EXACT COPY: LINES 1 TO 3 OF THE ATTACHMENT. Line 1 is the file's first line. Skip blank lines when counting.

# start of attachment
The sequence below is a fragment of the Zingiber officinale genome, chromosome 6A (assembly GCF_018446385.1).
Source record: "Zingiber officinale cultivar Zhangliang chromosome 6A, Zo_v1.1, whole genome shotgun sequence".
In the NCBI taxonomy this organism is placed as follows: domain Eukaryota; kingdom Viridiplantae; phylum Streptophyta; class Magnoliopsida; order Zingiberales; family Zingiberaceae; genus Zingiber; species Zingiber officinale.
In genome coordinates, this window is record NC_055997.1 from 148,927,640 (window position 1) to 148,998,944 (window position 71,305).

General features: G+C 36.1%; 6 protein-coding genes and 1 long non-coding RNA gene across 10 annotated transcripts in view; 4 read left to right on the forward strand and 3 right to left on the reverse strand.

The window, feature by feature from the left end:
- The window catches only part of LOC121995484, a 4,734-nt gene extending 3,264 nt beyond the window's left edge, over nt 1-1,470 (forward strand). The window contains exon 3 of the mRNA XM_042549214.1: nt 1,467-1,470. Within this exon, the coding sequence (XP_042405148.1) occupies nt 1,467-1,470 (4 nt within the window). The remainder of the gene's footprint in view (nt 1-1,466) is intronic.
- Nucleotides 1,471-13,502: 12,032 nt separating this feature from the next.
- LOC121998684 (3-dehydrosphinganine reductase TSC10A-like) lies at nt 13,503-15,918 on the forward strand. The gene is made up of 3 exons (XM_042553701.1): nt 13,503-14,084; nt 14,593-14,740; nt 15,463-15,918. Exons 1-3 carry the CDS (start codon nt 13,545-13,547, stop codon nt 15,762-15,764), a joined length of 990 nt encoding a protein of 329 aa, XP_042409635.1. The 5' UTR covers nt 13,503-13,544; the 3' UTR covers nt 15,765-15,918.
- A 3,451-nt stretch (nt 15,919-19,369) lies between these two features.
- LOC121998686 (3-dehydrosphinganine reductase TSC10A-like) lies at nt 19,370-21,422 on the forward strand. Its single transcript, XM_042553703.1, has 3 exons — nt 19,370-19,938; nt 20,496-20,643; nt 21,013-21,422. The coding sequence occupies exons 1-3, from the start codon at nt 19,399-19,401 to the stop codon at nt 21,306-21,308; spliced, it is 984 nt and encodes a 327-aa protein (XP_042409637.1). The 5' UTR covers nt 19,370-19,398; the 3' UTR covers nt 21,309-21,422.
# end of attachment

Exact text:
The sequence below is a fragment of the Zingiber officinale genome, chromosome 6A (assembly GCF_018446385.1).
Source record: "Zingiber officinale cultivar Zhangliang chromosome 6A, Zo_v1.1, whole genome shotgun sequence".
In the NCBI taxonomy this organism is placed as follows: domain Eukaryota; kingdom Viridiplantae; phylum Streptophyta; class Magnoliopsida; order Zingiberales; family Zingiberaceae; genus Zingiber; species Zingiber officinale.